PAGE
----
So rather than thinking of "The Dark Side of Disney" as a guide book to the myriad ways you can misbehave the next time you visit the Mouse, perhaps the smarter way of thinking of Leonard's collection of sordid behind-the-scenes stories is that it's the literary equivalent of "Jackass." In that you get the pleasure of reading about how Kinsey and Co. broke the rules without then having to deal with any of the consequences of breaking the rules yourself.

Which - when you really think about it - is a pretty nice (Well, if not exactly nice, at least trouble-free) way of being naughty.


Copyright Disney Enterprises, Inc. All rights reserved

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  • I read this book a few months ago and must agree with you. Interesting and funny stories but not exactly a guide per se.

  • Sounds like a fun read - "We did the stupid and illegal stuff at Disney so you don't have to".

  • Lots of sadness here seeing how old Imageworks is now for all intents and purposes a seminar room/broom closet.  I actually am more upset over the fate of Imageworks than I am over the whole "Imagination Institute" theme.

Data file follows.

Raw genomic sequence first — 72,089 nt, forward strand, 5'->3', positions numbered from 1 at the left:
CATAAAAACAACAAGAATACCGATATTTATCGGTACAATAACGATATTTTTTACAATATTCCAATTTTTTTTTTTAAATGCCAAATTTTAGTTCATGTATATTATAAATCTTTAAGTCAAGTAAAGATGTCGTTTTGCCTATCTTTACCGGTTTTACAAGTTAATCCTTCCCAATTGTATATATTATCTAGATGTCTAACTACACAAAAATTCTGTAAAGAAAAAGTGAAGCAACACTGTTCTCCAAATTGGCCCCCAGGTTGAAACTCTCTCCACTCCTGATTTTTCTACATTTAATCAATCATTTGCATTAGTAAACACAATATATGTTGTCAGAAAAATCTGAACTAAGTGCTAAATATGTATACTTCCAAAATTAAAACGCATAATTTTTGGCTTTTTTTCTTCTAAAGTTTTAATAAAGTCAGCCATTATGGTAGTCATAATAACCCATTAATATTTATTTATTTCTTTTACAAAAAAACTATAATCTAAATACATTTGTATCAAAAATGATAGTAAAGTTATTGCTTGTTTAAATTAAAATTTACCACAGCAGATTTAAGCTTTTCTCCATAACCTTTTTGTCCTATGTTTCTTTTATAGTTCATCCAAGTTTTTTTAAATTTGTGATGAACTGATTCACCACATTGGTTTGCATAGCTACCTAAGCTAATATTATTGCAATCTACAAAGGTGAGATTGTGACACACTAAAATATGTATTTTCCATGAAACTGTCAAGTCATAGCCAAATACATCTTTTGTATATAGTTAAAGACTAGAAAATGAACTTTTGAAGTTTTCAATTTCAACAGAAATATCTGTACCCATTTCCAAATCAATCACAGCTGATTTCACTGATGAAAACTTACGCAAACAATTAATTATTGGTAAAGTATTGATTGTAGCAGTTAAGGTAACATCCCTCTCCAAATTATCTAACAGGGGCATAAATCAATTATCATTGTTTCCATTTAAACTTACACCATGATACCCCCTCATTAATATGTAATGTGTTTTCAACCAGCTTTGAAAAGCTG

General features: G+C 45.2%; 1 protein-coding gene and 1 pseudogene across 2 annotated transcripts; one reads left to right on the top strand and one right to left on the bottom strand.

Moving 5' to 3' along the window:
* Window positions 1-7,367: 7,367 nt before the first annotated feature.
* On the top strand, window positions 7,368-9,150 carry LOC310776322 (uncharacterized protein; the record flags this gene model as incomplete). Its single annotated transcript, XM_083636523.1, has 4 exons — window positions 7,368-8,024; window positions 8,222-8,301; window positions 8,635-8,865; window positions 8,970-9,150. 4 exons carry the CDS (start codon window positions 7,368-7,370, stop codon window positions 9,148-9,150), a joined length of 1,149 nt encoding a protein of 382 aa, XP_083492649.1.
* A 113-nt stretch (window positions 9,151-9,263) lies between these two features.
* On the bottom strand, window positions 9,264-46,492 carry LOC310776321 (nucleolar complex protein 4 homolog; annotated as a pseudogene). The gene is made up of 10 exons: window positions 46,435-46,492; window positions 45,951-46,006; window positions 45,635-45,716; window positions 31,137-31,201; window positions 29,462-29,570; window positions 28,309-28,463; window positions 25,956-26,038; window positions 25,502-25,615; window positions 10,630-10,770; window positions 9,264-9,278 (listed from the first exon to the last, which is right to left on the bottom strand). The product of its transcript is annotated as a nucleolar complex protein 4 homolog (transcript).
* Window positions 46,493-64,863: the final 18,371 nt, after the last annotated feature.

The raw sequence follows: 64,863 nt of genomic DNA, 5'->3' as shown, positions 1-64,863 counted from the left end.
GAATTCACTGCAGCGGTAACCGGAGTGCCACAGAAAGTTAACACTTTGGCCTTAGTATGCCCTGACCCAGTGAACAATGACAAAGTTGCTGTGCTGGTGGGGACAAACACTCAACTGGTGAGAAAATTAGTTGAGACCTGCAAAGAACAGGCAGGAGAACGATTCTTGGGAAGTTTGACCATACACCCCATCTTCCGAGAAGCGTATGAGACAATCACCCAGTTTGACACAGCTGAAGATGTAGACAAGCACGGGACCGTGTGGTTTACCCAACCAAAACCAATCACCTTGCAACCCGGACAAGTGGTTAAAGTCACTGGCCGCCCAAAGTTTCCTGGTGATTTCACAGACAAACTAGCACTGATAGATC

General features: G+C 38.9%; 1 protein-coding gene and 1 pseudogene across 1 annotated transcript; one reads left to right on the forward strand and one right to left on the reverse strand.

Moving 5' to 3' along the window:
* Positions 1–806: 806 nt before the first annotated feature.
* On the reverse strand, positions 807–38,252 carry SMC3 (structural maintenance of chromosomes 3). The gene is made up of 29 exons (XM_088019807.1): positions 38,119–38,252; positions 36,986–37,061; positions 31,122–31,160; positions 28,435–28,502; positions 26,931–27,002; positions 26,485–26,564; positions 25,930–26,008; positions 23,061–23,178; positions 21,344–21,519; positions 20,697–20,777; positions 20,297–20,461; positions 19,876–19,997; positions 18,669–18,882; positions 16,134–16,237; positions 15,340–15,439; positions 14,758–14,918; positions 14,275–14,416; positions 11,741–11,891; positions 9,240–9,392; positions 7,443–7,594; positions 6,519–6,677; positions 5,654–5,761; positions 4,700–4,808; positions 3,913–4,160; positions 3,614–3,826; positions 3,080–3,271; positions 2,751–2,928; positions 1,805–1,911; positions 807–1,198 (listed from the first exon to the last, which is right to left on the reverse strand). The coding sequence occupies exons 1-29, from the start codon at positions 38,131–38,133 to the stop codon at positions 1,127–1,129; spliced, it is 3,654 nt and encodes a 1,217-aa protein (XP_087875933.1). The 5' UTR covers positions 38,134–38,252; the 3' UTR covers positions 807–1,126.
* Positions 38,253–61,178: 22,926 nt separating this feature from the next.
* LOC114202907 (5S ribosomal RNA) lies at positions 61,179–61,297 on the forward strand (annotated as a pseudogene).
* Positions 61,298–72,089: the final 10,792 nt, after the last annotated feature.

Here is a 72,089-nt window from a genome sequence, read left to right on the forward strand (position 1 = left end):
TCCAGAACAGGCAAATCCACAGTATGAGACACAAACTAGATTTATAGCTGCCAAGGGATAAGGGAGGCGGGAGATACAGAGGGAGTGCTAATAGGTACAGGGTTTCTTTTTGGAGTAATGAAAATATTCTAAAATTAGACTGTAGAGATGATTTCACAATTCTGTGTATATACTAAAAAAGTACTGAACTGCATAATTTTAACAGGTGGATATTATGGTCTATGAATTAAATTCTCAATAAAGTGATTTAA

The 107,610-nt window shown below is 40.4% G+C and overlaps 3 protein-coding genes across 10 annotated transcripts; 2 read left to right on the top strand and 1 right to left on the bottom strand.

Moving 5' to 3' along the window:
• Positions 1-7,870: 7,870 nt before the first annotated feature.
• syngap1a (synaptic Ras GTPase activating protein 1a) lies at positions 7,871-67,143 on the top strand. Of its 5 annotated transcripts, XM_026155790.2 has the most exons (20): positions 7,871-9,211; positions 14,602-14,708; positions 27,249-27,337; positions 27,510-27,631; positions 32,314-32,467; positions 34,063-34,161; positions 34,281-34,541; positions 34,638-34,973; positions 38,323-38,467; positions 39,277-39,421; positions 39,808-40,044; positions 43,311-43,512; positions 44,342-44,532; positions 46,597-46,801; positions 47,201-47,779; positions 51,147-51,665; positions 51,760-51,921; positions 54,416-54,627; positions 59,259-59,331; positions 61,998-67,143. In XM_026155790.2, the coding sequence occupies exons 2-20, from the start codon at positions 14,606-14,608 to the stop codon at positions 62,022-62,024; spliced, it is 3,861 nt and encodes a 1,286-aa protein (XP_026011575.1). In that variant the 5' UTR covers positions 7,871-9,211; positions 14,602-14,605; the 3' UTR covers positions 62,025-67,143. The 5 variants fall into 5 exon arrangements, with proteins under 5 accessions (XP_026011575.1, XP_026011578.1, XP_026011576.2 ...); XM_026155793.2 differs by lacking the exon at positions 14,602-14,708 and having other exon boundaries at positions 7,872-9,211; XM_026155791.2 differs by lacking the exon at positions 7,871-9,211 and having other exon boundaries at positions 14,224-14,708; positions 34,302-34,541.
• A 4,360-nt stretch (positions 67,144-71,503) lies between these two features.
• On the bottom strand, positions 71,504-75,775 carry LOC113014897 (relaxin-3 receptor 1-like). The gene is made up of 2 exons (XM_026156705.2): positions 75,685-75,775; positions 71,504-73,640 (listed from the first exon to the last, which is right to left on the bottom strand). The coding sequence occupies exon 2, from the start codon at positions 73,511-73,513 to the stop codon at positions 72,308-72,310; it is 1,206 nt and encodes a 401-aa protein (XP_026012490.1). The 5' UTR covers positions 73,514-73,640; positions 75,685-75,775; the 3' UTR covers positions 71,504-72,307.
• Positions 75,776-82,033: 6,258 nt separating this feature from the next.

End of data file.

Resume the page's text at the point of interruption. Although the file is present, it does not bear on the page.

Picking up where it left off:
• I've enjoyed Hoot and Chief's Blog "Mesa Verde Times" where they all but lived inside Horizons. The constant fear of getting caught was what seemed to produce the most adrenaline and whether I agree with it or not, it was a fun read! This publication is much the same I'm sure and I will most likely give it a gander. You know this kind of stuff happens at all public entertainment venues but sticking it to the Mouse is kind of like mooning your grandpa! He may be the oldest and wisest person you know, but you showed him something he'll never forget!

  • As said before on the show, it's more of an enjoyable read than a guidebook. I had a feeling WDW would be grabbing a book, but never thought it'd be used as employee training. Way to go Len-yan!

    btw - At the DSoD bash last month, I thought that was you when I walked in, but it was Ron Shneider, the original Dreamfinder.